As the days flew by, there were many moments when I caught myself marveling at the symphony that was playing out before my very eyes. I was inspired by my team members as they worked themselves to the point of utter exhaustion for people whom they had never met before. I was awed that extra time was taken to comfort people in spite of enormous pressure to get everyone seen. And, I was proud that people remained open and made compromises for the good of something beyond themselves. Most remarkable of all, however, was the fact that faith led all. These men and women who were engaged in the most scientific of pursuits were first and foremost Orthodox Christian, and through these eyes we were blessed with witnessing some truly beautiful stories.
It was one of our first days of clinic. A mother and her four-year-old son sat down on the benches across from Dr. Mike (a team member from San Diego) and his translator. She had brought her son to the clinic because she feared that he was mentally challenged. It turned out that, in fact, the child was deaf. He was unable to speak, but Dr. Mike could tell that the boy was very sharp after spending only a couple of minutes with him.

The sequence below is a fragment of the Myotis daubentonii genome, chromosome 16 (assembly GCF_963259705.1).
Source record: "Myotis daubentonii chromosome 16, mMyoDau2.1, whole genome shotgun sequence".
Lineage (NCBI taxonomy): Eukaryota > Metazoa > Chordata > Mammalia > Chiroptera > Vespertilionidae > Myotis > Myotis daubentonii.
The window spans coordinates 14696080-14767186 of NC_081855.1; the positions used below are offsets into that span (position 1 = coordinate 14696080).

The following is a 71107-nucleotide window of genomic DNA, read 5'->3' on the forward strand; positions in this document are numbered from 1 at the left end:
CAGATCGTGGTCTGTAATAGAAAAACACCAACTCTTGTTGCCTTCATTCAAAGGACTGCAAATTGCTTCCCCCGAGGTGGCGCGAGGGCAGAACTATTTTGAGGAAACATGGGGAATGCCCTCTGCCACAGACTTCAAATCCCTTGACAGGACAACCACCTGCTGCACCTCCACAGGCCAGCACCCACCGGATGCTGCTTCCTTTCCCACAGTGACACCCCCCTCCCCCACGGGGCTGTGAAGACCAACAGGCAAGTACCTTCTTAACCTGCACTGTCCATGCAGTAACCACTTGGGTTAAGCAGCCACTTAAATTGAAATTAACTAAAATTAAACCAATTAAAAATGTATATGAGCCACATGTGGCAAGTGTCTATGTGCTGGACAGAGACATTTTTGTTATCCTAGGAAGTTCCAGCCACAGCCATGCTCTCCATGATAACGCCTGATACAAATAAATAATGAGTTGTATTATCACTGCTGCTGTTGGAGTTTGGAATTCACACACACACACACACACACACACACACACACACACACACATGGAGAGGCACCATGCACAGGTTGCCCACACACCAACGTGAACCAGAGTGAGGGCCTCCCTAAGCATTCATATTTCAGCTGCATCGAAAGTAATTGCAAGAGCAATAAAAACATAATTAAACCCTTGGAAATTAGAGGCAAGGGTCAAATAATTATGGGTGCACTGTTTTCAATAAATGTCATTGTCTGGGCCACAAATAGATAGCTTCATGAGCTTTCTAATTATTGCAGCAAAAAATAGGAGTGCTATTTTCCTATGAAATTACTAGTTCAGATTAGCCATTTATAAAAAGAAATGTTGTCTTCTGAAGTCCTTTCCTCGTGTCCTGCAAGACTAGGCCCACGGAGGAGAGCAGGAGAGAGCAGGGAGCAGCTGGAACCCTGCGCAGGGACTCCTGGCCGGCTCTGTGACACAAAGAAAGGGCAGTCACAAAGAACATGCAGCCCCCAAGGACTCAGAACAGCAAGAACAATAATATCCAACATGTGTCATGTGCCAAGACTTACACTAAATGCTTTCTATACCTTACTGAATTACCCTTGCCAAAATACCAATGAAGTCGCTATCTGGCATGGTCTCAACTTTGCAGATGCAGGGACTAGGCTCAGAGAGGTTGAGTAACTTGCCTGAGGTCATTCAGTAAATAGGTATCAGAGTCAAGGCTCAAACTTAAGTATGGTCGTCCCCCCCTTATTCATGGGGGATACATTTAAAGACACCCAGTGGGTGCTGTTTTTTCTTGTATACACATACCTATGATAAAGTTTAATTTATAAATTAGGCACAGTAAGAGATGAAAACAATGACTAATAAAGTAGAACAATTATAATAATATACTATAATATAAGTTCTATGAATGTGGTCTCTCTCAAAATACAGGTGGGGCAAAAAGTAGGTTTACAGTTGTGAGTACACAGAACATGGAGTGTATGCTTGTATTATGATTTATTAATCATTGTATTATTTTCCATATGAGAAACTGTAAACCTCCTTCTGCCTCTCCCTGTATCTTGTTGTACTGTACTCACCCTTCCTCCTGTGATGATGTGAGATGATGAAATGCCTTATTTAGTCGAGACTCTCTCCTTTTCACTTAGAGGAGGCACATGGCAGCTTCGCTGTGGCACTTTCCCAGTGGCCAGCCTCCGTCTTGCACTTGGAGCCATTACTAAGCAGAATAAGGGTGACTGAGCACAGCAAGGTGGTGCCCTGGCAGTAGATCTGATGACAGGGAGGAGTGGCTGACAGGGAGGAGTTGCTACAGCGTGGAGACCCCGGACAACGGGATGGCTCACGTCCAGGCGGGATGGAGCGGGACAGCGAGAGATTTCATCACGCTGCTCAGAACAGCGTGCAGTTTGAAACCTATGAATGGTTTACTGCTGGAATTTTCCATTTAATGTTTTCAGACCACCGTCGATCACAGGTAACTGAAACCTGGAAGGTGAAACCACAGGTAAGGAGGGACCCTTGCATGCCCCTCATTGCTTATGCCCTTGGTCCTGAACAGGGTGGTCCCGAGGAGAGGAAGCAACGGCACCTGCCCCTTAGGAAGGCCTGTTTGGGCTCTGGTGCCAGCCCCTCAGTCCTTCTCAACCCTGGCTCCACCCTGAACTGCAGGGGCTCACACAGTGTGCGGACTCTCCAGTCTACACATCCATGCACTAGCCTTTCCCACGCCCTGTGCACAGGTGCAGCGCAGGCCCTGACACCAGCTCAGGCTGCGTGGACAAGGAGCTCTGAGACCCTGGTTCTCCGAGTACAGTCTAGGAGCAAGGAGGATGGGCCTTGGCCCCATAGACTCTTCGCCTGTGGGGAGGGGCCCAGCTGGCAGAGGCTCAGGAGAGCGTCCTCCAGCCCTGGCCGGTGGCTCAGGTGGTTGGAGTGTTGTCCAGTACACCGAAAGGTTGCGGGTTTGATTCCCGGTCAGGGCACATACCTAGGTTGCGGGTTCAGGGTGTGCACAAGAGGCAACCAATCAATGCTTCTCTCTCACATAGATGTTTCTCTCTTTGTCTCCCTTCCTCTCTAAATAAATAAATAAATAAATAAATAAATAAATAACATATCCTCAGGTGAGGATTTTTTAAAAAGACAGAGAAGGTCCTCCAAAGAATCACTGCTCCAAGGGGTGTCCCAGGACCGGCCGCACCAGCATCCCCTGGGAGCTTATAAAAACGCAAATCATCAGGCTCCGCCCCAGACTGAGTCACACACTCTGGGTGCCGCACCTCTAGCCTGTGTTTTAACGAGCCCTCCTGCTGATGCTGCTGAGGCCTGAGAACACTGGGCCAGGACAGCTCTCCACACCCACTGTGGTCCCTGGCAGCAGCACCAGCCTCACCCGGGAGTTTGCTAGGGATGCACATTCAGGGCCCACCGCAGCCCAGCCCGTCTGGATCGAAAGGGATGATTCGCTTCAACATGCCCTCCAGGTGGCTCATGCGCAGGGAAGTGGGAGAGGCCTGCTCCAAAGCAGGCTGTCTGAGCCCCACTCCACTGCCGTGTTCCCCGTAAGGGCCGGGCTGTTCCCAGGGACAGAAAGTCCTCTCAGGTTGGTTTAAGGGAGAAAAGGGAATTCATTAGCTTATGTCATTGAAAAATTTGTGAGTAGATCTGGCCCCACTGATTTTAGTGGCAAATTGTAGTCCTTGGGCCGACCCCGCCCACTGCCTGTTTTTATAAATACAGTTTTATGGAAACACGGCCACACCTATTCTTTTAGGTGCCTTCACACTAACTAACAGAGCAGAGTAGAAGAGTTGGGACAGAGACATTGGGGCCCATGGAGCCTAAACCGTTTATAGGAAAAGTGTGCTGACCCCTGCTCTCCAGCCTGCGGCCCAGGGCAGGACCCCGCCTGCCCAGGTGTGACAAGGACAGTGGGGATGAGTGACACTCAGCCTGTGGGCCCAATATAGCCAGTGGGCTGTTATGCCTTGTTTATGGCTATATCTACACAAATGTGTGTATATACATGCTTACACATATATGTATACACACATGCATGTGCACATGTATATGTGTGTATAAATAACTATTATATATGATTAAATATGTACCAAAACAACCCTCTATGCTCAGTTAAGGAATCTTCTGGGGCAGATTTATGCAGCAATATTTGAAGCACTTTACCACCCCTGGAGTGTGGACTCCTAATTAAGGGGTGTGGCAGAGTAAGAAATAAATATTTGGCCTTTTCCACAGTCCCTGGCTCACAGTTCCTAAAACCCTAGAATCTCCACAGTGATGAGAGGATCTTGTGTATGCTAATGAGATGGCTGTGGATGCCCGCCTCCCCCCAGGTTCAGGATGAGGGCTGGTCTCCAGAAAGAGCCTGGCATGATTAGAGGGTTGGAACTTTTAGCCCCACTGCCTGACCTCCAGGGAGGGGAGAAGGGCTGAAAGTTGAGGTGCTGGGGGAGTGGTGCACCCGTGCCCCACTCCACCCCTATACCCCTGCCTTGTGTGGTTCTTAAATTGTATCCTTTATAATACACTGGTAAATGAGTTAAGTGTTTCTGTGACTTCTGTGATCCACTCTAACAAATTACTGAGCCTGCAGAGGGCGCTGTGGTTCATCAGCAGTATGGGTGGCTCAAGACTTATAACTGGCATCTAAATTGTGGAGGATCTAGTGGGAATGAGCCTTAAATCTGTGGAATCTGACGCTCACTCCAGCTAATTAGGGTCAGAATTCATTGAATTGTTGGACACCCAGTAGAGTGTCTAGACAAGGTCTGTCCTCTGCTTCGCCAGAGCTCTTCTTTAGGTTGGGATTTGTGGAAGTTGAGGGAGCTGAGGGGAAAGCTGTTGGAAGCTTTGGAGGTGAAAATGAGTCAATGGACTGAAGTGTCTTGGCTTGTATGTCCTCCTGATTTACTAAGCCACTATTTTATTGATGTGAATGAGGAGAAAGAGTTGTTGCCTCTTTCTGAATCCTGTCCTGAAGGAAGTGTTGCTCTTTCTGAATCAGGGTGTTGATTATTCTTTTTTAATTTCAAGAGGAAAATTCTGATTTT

Though in relatively good health, the team knew that the child would never be able to attend a regular school. Without schooling he faced a future of limited possibilities and even life as an outcast. None of us could pinpoint why, but we asked Fr. Nicholas Bayego, our Ugandan Orthodox liaison and leader, to take down the name and contact information of the family before they left. It just seemed the appropriate thing to do at the time. We’d at least have a name to remember in our prayers.